French Start-Up Invents Strange, Liquid-Filled Glasses That Cure Motion Sickness

They may not be the prettiest pair of glasses out there, but they are certain to make long trips more pleasant for those prone to motion sickness.

Picture of a woman in car with motion sickness
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They may not be the prettiest pair of glasses out there, but they are certain to make long trips more pleasant for those prone to motion sickness.

One in three of us experiences motion sickness at least once in a lifetime, but for many, motion sickness will occur throughout their entire lifetime. Fortunately, in a breakthrough that many who suffer from this illness are sure to applaud, the engineers at French start-up company Citroën have just created a pair of glasses they claim will eliminate any motion sickness you might be feeling in as little as 10 minutes, reports Gizmodo. Early reports indicate that the glasses are a little goofy-looking, but that’s probably a small price to pay to keep your lunch down and avoid all those embarrassing vomit fests.

If you are one of the unlucky few that start to feel nauseated the moment you sit down in the passenger or back seat of a vehicle, then you also know that fast acceleration, winding roads, and lurching stops and starts are the quick ticket to barfsville. These feelings of unease often aren’t as bad when you look out a car window— in this case, the differing sensations of motion usually re-synchronize within the brain. Reading or looking down, on the other hand, will often make you feel worse.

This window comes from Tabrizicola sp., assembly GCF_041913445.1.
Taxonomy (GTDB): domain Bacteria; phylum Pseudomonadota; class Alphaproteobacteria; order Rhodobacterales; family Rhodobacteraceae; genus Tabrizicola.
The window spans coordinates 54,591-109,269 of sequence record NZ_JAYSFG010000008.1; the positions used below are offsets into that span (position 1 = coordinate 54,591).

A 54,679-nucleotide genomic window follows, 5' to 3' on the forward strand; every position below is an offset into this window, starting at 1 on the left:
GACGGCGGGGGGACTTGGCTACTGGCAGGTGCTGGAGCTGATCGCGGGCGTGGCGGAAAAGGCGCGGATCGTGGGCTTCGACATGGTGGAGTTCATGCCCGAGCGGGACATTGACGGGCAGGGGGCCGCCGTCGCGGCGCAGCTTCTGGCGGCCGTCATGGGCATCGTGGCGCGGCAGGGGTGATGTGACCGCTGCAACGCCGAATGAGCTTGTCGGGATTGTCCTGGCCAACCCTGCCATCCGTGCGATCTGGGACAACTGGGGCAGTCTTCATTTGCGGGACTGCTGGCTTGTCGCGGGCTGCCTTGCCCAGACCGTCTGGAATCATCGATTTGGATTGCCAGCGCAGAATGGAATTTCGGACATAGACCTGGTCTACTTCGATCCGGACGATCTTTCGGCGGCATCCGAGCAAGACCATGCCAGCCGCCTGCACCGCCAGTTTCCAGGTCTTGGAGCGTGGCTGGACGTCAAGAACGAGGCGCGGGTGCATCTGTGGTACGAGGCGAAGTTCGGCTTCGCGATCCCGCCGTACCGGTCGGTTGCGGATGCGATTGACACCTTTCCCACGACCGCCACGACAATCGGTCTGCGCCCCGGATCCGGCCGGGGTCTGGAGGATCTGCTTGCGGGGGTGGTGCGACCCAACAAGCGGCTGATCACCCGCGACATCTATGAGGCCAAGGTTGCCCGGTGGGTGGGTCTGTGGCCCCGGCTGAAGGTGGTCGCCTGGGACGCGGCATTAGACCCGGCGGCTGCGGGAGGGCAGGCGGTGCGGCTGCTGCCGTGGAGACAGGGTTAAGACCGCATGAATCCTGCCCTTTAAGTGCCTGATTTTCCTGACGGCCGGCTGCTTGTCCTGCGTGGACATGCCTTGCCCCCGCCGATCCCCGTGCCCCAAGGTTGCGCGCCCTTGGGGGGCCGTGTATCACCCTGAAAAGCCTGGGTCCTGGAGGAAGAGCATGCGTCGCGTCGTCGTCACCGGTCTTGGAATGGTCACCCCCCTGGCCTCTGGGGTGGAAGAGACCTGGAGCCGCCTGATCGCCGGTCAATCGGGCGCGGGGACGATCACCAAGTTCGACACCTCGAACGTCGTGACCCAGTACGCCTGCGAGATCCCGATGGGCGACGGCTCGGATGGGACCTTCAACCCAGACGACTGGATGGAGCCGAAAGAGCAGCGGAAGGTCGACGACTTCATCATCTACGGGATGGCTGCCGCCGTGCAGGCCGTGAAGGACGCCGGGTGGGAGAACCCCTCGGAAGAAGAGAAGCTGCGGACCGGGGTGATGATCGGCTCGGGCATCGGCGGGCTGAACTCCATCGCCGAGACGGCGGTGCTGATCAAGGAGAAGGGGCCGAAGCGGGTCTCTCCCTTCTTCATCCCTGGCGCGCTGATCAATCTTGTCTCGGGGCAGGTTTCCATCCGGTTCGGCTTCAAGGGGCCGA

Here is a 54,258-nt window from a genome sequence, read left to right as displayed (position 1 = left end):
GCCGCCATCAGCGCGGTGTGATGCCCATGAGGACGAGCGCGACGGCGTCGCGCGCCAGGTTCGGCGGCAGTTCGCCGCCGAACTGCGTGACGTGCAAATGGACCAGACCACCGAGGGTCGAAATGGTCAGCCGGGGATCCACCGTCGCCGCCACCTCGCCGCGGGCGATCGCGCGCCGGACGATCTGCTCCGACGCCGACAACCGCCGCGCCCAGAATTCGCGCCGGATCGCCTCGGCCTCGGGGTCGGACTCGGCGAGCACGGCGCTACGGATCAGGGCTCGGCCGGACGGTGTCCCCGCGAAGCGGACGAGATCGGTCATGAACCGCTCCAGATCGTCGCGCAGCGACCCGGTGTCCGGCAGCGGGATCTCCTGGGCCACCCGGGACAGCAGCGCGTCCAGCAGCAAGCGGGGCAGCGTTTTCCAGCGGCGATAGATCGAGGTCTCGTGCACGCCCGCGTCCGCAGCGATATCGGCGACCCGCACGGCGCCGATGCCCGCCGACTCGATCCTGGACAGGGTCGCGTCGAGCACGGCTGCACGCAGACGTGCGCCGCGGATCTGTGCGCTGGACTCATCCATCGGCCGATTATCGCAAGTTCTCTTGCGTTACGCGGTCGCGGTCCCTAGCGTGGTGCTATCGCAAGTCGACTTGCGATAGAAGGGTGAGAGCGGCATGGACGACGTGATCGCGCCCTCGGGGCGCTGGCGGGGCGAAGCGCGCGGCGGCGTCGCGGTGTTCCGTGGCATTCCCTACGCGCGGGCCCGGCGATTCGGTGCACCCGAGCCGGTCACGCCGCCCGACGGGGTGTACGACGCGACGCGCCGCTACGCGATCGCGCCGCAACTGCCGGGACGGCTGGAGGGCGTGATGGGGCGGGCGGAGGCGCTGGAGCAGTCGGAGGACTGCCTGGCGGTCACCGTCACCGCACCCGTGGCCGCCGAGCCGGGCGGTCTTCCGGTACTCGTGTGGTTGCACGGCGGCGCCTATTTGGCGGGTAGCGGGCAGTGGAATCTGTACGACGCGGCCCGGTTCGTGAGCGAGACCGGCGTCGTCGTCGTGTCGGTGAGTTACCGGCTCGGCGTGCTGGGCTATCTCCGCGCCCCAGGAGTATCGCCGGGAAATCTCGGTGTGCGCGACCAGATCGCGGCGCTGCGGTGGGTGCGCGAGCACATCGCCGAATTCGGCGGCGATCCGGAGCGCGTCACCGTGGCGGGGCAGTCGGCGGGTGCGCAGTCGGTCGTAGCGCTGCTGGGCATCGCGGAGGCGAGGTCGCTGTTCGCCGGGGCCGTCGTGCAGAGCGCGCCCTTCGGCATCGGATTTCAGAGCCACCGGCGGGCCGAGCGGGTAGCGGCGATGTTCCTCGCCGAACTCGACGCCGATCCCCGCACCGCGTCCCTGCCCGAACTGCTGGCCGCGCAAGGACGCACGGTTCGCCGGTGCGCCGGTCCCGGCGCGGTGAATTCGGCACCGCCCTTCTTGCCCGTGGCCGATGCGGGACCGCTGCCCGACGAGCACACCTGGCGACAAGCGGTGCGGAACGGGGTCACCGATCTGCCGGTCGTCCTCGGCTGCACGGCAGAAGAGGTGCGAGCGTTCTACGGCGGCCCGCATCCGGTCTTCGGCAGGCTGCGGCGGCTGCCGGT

According to WebMD, motion sickness happens when the brain receives conflicting reports from perceived motion from the eyes and inner ears. For instance, imagine you are on one of those radical rides at the carnival that spins you around, while at the same time you wind up with your body alternating from right-side-up to upside down. In this case, your inner ears feel one thing, and your eyes see another. You will even feel the sensation down in your muscles. In some of us, the brain isn’t able to process this mixture of signals. The result for that unlucky group is bile-inducing feelings of dizziness and nausea.

Enter the glasses that Citroën introduced to tackle motion sickness. The glasses, named Seetroën by the company, alleviate the problem motion sickness sufferers have with a simple design that uses Boarding Ring technology. Boarding Ring technology, in a nutshell, means that the Seetroën glasses are “filled with liquids that are free to slosh around.”

These special glasses contain four rings that are filled with blue-dyed liquids that, when combined with gravity, simulate the movements and angle of the horizon. That way, when the motions of the colored liquids are seen by the person wearing the Seetroën glasses, they match sensations their inner ears are detecting.

According to the Citroën company, passengers don’t have to wear the fluid-filled eyesores for an entire trip. After they put them on, they can look at an unmoving object such as a smartphone or book for about 10-12 minutes. After that, the brain re-synchronizes and rids itself of any sensations of nausea or confusion. That particular action looks to alleviate motion sickness for about 95 percent of the population until the next time they get into a vehicle. The Seetroën glasses will be available on Citroën’s website for about €99 ($115 USD).